'Sed fugit interea, fugit inreparabile tempus,' said my grandfather, who'd had a classical education. 'Then you'd better get a move on] How do you mean to do it?'

'Hardbacks are far too expensive,' said Allen. 'Why, what my uncle publishes for six shillings, I can reprint for sixpence.'

'But people who can afford only sixpence for a book,' said my grandfather, 'aren't going to want to read great books. You're wasting your time.'

'I am not,' said Allen, 'and one day they'll thank me as the populariser and educator I am at heart. Possibly even with a knighthood.'

My grandfather thought for a little. 'Sixpence]' he mused. 'And how much will the writers get?'

'I don't know,' replied Allen. 'A farthing, I suppose.' (This was then the smallest coin, worth a quarter of a penny.)

'A farthing to the writer]' exclaimed my grandfather. 'Ave Caesar, morituri te salutant,' which, as everyone knows, means 'Hail Caesar, those who are about to die salute thee.'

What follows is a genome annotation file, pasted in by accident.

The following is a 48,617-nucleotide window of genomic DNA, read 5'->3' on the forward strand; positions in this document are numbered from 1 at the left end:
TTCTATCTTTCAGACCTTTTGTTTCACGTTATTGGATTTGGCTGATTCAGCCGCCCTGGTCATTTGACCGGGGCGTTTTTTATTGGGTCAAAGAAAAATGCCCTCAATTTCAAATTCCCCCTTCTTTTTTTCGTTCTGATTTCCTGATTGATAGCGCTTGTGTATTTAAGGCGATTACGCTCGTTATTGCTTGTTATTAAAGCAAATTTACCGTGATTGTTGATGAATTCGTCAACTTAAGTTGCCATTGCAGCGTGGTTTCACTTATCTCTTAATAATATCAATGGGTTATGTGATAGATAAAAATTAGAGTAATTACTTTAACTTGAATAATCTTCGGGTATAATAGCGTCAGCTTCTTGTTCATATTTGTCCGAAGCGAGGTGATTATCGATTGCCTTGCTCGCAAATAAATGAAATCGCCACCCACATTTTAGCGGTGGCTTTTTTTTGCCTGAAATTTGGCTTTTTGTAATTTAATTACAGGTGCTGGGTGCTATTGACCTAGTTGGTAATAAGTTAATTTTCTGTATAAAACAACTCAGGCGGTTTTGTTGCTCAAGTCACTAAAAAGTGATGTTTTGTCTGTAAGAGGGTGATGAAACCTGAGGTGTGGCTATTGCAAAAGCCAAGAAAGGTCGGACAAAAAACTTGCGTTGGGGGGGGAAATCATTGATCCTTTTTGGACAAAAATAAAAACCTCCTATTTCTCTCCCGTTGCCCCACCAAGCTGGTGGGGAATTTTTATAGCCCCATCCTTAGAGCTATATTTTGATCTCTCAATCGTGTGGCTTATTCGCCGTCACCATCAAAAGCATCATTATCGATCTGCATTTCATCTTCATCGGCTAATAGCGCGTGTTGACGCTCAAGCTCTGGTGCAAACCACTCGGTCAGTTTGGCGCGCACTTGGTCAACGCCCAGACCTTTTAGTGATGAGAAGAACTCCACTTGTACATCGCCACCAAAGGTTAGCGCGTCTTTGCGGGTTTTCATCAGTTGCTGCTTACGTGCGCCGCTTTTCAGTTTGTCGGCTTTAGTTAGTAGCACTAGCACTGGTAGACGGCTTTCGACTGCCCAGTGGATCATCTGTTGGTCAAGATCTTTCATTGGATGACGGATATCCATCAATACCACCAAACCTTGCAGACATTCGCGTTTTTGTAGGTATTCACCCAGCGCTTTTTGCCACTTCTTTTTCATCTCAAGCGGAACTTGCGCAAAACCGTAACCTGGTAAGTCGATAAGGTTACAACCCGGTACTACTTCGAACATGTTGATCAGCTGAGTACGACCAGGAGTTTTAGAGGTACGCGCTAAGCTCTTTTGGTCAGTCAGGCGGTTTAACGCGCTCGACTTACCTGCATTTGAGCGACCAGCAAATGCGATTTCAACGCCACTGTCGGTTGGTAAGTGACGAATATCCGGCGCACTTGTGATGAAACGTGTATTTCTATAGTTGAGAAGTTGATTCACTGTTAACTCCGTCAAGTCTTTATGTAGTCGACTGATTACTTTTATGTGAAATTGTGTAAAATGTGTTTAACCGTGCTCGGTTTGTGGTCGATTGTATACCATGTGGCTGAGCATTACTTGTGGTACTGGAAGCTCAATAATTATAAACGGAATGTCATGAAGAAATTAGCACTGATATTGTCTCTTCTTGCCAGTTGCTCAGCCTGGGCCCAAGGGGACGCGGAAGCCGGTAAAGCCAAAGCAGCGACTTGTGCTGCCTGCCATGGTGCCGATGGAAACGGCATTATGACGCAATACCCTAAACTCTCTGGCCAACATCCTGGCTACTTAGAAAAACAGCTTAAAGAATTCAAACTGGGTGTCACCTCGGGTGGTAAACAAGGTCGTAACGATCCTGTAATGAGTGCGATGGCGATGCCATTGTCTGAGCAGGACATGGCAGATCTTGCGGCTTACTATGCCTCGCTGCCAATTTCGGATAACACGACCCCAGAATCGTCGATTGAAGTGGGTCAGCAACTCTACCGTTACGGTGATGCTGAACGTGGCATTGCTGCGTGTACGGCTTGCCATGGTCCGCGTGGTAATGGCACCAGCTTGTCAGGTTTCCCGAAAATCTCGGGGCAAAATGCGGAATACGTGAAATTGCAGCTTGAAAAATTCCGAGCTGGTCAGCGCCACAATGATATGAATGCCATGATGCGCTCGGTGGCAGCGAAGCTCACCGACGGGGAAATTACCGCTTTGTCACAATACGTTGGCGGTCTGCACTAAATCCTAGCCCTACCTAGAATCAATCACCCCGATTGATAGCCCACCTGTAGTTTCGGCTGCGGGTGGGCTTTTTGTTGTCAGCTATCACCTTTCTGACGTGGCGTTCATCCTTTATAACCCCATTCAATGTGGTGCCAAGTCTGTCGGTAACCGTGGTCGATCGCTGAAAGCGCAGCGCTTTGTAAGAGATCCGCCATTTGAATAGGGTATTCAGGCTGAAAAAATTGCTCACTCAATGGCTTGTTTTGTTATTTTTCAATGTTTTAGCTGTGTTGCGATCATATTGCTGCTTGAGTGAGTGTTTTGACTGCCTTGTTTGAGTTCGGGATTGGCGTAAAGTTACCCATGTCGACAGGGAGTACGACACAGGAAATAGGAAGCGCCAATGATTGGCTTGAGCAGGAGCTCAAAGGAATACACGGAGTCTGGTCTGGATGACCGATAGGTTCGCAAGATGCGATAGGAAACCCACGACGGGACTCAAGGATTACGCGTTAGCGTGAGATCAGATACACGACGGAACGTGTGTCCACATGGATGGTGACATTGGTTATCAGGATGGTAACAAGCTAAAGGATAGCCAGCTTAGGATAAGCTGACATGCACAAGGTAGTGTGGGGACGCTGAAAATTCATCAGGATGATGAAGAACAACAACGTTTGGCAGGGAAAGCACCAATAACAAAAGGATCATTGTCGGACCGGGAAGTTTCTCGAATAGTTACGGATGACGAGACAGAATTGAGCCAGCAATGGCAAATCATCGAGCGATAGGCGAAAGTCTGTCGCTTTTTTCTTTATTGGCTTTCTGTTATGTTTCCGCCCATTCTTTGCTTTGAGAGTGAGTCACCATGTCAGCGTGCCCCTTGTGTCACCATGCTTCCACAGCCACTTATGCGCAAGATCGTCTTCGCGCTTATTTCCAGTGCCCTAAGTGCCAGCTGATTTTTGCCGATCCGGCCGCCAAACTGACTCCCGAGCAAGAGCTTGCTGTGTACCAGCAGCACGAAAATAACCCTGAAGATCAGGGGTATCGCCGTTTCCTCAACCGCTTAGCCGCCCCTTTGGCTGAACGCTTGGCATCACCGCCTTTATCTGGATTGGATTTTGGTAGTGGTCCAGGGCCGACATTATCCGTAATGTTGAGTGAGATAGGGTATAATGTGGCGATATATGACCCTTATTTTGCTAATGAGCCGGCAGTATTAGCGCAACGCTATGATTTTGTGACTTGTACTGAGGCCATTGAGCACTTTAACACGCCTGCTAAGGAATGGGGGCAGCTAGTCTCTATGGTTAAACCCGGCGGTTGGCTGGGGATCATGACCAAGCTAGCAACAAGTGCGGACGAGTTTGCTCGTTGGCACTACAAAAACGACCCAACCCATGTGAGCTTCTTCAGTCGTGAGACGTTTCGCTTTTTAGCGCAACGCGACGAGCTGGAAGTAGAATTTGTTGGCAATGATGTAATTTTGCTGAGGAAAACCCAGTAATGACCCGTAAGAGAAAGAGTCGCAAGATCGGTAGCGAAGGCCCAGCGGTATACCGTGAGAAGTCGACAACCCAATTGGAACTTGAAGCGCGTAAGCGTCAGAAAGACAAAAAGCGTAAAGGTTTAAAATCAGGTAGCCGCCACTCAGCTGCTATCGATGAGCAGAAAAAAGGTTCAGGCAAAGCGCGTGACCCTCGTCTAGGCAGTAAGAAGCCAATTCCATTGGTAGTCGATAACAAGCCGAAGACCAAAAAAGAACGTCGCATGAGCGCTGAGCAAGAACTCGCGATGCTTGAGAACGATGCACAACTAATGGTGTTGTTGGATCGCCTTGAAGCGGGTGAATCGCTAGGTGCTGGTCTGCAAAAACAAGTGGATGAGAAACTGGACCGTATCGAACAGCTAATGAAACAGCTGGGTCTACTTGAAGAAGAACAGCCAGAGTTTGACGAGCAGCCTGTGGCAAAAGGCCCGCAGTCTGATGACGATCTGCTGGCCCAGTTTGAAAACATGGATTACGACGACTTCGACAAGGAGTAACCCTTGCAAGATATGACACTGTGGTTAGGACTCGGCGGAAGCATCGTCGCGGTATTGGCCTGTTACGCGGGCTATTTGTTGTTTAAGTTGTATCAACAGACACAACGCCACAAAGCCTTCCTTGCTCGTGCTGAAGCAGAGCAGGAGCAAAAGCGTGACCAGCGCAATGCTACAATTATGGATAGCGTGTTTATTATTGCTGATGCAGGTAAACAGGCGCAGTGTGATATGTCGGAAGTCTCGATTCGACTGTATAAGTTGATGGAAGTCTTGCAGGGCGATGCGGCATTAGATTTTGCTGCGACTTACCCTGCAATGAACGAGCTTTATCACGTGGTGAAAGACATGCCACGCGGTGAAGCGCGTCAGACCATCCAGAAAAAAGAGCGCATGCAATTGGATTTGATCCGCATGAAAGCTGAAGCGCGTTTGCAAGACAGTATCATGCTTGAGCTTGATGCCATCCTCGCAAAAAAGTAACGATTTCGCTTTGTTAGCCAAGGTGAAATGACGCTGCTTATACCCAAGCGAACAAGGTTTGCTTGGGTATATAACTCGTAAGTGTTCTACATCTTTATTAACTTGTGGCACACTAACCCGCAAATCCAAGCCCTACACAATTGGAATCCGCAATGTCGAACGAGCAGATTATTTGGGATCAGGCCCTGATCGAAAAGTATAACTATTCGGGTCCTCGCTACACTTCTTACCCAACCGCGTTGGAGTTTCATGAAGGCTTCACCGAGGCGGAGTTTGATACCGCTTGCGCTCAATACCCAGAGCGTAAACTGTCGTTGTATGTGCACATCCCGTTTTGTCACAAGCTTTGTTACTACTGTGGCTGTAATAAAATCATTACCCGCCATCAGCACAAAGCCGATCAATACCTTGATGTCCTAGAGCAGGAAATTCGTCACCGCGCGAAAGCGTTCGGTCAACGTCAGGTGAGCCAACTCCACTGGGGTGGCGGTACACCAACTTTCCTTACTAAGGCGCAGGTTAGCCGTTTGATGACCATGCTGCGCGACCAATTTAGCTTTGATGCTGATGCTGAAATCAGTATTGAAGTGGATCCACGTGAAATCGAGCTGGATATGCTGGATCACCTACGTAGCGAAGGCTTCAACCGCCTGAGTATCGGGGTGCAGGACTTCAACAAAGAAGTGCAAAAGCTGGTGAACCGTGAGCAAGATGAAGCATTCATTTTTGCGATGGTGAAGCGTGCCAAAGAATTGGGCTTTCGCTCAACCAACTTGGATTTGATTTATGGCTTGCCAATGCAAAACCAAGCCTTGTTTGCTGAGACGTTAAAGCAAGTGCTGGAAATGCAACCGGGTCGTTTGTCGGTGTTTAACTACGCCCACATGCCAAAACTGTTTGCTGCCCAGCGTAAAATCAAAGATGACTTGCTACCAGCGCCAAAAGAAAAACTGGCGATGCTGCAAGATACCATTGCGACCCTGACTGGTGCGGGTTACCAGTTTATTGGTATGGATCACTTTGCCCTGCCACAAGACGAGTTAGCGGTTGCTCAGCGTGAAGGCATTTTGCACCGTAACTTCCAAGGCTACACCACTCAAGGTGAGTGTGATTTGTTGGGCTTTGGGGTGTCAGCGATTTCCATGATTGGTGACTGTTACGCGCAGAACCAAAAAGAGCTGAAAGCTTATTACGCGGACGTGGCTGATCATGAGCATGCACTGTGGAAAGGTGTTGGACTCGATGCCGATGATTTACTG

My grandfather was accurate in his assessment. This new move into cheap editions would do writers no good. But ours is not to carp, merely to write on and award each other prizes. What was not so hot for writers was good news for readers, and for the upstart Penguin and, eventually, for Mind, which for all its good works and successes has always struggled for funds. The Allen Lane Trust supports charitable causes and in 1981 the two organisations got together to create the Mind Book of the Year / Allen Lane Award; not the snappiest title, I grant you, but one of the most interesting and rewarding to judge. Unusually for a book prize, the Mind award is rather more indicative of the state of the country than it is of the state of literature. What you find out is not necessarily pleasant, but it is certainly what you ought to know.